This is the Aeon of #SocialJustice so you know you’re going to get the SJW Catechism in one form or another. While not nearly as cringeworthy as The Last Jedi, Solo still serves up some groaners. Despite Solo being a rare new film featuring a white male hero, you know Disney isn’t just going let this film be made without swinging the wrecking ball at the male hero archetype in one way or another. Naturally, we get no insight into Solo’s childhood or parents. Like Luke and Rey, Solo is another rootless youth set adrift in a sea of galactic chaos seeking some semblance of freedom and, in this rare circumstance, a romantic connection with Emilia Clarke’s Qi’ra.

He finds a paternal proxy in Woody Harrelson’s mercenary, Tobias Beckett. Through the course of the series, we’ve seen the father figure go from Jedi Knight to Jedi muppet to communist revolutionary to Jedi incel to amoral criminal degenerate in ten films. Good work, Disney.

While impersonating an Imperial officer on the front lines of a “pacification” operation, Solo discovers that he has designs on a coaxium heist. Sensing a ticket out of Imperial servitude, Solo ingratiates himself with Beckett and his team. Early on, Beckett advises Solo to “assume everyone will betray you, and you will never be disappointed.” Given that advice, it’s not difficult to guess where this story arc ends up. In a remix of the Greedo confrontation and a foreshadowing of The Force Awakens, Solo couldn’t be more explicit about Disney’s contempt for fatherhood. Besides being utterly predictable, it is by far the most malevolent subtext.

Lando Calrissian’s co-pilot droid, L3-37, can be read either as a sop to militant SJWs and transhumanists alike or it can be read as a vicious lampoon of both. Given what Jonathan Kasdan tweeted about Solo, it’s obviously intended to be read as the former but that doesn’t exempt it from Poe’s Law either. L3 joins Jar Jar Binks, Rose Tico and Admiral Holdo as one of the series’ most irritating characters because she is basically a feminist activist in the form of a droid. She is annoying, preachy, narcissistic and domineering. Her heroic moment amounts to fomenting a droid revolution at a critical moment which buys our heroes a narrow window of time to escape. The choice to have this character embodied in a droid speaks for itself.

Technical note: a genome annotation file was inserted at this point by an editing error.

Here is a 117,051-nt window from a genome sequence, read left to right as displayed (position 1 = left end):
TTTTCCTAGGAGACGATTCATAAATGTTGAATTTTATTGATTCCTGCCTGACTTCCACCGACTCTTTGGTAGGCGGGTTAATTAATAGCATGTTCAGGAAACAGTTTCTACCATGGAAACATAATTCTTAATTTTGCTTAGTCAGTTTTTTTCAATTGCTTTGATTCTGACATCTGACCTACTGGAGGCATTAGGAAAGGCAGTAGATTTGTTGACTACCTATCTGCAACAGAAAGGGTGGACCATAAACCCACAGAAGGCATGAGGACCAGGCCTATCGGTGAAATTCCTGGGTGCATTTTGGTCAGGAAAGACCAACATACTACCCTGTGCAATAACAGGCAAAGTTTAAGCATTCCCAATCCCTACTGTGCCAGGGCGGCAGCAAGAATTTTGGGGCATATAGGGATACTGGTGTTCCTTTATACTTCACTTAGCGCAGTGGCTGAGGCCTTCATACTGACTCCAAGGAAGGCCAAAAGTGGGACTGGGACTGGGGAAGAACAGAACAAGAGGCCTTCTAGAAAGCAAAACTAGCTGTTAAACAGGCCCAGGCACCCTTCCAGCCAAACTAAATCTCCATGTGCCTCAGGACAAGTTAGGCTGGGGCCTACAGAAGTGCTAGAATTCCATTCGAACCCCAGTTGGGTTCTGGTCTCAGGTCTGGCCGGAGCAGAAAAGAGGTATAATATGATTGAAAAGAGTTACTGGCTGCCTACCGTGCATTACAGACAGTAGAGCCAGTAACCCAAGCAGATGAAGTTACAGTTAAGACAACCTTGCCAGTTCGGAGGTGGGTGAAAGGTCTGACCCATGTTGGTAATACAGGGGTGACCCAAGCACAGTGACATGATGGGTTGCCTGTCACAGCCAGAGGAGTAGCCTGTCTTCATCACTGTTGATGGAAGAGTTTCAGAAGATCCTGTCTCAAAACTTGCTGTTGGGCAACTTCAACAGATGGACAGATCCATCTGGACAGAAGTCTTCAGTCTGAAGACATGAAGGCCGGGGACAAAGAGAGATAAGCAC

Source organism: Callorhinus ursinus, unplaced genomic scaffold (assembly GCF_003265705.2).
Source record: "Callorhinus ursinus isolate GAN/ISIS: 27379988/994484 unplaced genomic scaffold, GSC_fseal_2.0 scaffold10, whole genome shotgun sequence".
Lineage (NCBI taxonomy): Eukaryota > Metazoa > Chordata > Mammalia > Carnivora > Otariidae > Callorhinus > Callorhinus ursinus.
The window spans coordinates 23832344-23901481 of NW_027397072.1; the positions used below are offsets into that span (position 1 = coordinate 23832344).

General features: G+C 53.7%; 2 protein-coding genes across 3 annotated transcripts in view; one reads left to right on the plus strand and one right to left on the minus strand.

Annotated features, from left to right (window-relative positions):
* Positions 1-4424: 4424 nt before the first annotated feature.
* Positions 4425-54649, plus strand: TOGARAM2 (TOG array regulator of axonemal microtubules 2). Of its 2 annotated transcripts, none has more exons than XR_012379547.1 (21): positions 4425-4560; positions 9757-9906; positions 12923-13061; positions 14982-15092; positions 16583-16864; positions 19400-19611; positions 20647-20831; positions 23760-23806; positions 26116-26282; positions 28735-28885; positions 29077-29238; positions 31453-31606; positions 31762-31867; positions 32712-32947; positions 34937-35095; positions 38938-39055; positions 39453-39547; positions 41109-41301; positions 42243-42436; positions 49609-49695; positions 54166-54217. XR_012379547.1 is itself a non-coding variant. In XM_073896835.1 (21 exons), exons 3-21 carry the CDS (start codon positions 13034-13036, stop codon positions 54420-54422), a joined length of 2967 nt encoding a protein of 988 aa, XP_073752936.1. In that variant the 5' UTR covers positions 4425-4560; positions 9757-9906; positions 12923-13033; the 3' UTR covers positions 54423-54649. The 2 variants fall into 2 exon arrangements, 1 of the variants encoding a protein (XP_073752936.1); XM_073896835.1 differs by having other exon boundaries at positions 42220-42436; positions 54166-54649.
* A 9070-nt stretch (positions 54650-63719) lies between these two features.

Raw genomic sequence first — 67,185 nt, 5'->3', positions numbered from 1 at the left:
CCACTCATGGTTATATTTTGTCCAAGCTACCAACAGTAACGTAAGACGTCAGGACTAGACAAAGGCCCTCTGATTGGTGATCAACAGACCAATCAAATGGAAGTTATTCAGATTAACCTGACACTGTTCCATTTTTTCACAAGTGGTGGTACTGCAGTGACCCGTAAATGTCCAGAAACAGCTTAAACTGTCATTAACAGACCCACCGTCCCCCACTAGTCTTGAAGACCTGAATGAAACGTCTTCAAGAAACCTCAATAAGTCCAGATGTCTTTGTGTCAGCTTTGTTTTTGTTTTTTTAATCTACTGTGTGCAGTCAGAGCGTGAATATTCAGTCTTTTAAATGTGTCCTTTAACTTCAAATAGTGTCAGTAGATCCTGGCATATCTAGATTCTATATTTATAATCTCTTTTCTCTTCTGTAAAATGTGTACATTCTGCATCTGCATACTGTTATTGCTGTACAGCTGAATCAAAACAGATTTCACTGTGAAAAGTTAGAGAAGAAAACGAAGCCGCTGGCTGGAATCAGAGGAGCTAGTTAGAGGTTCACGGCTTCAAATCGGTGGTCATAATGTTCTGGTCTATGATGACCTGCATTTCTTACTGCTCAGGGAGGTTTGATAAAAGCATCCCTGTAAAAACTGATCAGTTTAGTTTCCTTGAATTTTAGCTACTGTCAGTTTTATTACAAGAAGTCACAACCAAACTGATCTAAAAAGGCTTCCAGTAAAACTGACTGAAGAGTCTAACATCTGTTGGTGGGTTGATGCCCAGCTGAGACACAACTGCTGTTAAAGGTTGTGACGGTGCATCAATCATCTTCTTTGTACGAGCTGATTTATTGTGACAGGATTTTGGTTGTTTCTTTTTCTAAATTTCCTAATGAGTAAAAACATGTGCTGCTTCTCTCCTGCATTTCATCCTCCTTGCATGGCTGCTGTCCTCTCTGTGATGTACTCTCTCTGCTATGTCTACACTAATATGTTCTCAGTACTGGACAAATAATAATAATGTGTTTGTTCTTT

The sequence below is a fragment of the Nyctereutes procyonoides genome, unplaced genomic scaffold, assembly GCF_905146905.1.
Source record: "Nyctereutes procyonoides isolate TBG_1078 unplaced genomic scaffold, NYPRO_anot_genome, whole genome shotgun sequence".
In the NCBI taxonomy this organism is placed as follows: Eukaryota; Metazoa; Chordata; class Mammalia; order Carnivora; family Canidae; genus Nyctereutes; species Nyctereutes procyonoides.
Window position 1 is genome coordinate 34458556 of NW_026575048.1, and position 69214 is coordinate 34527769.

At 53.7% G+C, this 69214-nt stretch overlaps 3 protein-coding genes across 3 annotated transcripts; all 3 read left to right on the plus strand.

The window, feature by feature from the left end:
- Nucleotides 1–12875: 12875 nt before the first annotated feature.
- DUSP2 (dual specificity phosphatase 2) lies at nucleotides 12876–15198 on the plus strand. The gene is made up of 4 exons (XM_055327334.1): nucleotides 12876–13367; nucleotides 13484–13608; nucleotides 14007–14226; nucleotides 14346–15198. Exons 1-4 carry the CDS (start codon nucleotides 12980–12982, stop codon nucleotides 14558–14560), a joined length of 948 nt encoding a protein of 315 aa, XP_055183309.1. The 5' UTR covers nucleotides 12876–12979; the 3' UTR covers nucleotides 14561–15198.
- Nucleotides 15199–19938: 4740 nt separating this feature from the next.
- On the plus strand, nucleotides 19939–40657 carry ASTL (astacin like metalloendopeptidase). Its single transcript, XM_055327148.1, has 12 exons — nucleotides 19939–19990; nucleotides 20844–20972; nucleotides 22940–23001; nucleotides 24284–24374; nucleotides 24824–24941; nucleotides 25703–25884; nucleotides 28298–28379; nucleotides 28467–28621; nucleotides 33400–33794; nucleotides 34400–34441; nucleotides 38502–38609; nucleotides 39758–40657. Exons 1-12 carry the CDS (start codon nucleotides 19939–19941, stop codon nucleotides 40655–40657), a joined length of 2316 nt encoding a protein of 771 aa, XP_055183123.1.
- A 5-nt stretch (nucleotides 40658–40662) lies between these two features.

As one would expect, the L3 character was used as a pretext for engineering an utterly idiotic revision of Lando Calrissian as “pansexual.” That’s right. The suave smooth talker who couldn’t stop putting the moves on Leia throughout The Empire Strikes Back is really “pansexual” and has the hots for an anthropomorphic SJW garbage can. An attractive human female, a blob of alien slime, a droid. It’s all good, brah. Like clockwork, the lemmings in the media heralded this #WOKE revision with the same fanfare that Rose Tico received upon the release of The Last Jedi.

Though one could make a case that the Original Trilogy had more complex politics, the blatant leftism of the new films leaves no such room for nuance. To be fair, the politics in Star Wars have always been confused so it seems pedantic to analyze them too closely. Regardless, they require some inspection because there’s no doubt that they’re meant to transmit a political message. On the positive side, Solo is pretty explicit about the fact that Crimson Dawn and other crime syndicates are the shadow masters behind the Imperium. Whether it’s the Trade Federation, the Hutts or Crimson Dawn, the economic elites are able to buy influence within the Republican and Imperial power structure. Like their real world globalist counterparts, these are the people who buy off the politicians while the utopian rubes in the #RESISTANCE continue to romanticize the idea of a #WOKE, progressive Democracy despite being in a state of endless rebellion.

Solo’s hopes for rekindled romance with his lost sweetheart, Qi’ra, are dashed upon discovering that she has sworn allegiance to Crimson Dawn. His sole motivation entering the Imperial military and making an alliance with Beckett was so that he could earn enough money to buy a ship and rescue his bae from the Corellian hellhole from which he escaped. No such luck though, pal. This is the Aeon of #SocialJustice, Solo, and you don’t get to have your heterosexual, cisnormative romance.

When Solo finally reunites with Qi’ra, she’s already in league with Crimson Dawn capo, Dryden Vos. She’s cagey about the nature of her allegiance, but she makes it clear to Solo that there’s no going back to The Way We Were. And she’s got the Crimson Dawn insignia tattooed to her forearm to prove it. I suggest that this is a revealing insight into the culture of blackmail within Hollywood. While women in Hollywood talk a big game about female empowerment and equal pay while being sanctimonious about the evils of sexual predation, the culture of silence we saw from these very same actresses around Harvey Weinstein’s transgressions speaks volumes about their true loyalties. Qi’ra’s Crimson Dawn tattoo also bears a similarity to the marks women received during branding rituals that were utilized in the NXIVM sex cult.